Optimal and Costly Computations
In this monograph Tanya Reinhart discusses strategies enabling the interface of different cognitive systems, which she identifies as the systems of concepts, inference, context, and sound. Her point of departure is Noam Chomsky's hypothesis that language is optimally designed—namely, that in many cases, the bare minimum needed for constructing syntactic derivations is sufficient for the full needs of the interface. Deviations from this principle are viewed as imperfections.
The book covers in depth four areas of the interface: quantifier scope, focus, anaphora resolution, and implicatures. The first question in each area is what makes the computational system (CS, syntax) legible to the other systems at the interface—how much of the information needed for the interface is coded already in the CS, and how it is coded. Next Reinhart argues that in each of these areas there are certain aspects of meaning and use that cannot be coded in the CS formal language, on both conceptual and empirical grounds. This residue is governed by interface strategies that can be viewed as repair of imperfections. They require constructing and comparing a reference set of alternative derivations to determine whether a repair operation is indeed the only way to meet the interface requirements.
Evidence that reference-set computation applies in these four areas comes from language acquisition. The required computation poses a severe load on working memory. While adults can cope with this load, children, whose working memory is less developed, fail in tasks requiring this computation.
Hardcover$16.75 S ISBN: 9780262182508 336 pp. | 9 in x 6 in 1 illus.
Paperback$34.00 X ISBN: 9780262681568 336 pp. | 9 in x 6 in 1 illus.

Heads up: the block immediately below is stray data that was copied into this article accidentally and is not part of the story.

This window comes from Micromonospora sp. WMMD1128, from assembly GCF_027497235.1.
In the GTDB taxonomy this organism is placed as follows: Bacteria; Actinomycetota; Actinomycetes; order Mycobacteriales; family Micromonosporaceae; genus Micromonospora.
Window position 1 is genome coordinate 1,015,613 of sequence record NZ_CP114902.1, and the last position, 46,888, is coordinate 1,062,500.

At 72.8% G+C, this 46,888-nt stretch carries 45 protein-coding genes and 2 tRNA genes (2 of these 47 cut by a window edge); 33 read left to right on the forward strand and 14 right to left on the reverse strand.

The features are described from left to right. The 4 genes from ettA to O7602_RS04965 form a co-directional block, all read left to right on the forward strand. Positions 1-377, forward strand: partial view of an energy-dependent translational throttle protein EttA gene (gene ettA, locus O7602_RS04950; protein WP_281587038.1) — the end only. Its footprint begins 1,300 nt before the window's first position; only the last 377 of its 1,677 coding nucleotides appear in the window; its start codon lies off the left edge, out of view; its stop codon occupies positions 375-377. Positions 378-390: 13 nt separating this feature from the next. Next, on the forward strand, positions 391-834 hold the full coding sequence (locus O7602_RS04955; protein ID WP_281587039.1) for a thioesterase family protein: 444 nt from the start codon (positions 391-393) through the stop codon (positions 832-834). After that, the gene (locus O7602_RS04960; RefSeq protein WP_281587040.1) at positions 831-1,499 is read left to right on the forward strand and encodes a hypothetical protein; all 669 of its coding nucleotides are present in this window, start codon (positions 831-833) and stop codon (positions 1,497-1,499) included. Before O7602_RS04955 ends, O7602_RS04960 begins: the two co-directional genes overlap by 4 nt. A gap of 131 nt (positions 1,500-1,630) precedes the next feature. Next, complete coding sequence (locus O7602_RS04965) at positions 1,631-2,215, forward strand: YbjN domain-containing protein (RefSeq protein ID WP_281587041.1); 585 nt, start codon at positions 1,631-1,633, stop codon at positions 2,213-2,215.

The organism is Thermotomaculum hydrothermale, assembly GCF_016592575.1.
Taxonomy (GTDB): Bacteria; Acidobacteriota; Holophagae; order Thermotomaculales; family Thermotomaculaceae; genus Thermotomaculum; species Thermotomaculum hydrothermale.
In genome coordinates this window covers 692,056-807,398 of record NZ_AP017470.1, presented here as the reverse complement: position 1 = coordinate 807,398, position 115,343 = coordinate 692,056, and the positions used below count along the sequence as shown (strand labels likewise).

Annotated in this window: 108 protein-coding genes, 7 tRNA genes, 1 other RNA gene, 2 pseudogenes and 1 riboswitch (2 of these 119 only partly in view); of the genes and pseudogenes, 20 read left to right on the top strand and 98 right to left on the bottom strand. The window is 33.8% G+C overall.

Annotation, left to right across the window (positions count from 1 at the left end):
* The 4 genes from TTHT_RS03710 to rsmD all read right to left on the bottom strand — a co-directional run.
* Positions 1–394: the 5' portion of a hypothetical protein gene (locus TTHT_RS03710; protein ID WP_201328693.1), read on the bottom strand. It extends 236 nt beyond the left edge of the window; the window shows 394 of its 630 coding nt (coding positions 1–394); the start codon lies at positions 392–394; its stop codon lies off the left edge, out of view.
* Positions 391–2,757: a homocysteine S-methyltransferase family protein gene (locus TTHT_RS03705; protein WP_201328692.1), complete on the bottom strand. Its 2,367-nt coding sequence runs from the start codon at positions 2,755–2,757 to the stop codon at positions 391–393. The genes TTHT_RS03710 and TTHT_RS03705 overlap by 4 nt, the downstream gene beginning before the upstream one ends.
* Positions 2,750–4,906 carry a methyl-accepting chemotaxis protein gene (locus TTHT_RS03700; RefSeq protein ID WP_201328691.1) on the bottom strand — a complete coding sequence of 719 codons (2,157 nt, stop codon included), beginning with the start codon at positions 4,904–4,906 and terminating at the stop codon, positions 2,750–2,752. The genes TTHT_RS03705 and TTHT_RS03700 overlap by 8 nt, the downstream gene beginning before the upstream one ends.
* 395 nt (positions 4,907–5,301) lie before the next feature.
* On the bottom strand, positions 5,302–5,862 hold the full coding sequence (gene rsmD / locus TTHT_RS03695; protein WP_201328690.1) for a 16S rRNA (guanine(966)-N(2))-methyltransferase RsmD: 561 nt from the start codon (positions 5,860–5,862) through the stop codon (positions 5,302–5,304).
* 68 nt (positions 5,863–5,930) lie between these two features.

The central question of Reinhart's long-awaited study is how language is designed so that it can be used by systems of thought, interpretation, and interaction in a manner appropriate to circumstances. One original thesis, rich in consequences, is that the computational system of language that generates linguistic expressions is distinct from the computational strategies that operate in cases of mismatch with properties of the systems that access internally generated expressions in language use. These 'interface strategies,' she argues, involve choice of an 'optimal competitor' within a narrowly constructed reference set of options. This sophisticated and wide-ranging study, and the framework it presents and explores in depth, should prove invaluable for further inquiry into the fundamental questions of language and thought, and their place in the biological world and in human life.
Institute Professor, MIT
This volume investigates fundamental questions of language structure like quantifers, anaphora, and focus. A unifying trait of such constructions is that their interpretation hinges on comparing alternatives. As Reinhart shows, the consequences of this for the architecture of grammar are far reaching. Her investigations go to the very heart of the problems, combining thorough analyses of specific issues with broad insights on universal grammar. Research of this sort vividly illustrates why the generative enterprise, with all its problems and controversies, remains so exciting and keeps pushing forward the frontiers of our understanding of human cognition.
University of Milan—Bicocca and Harvard University
Interface Strategies is a carefully crafted study, explaining how several seemingly unrelated psycholinguistic phenomena can be unified. This is a major scientific achievement, bringing linguistic theory to bear directly on child and adult language processing.
Professor of Cognitive Science, Macquarie University, Australia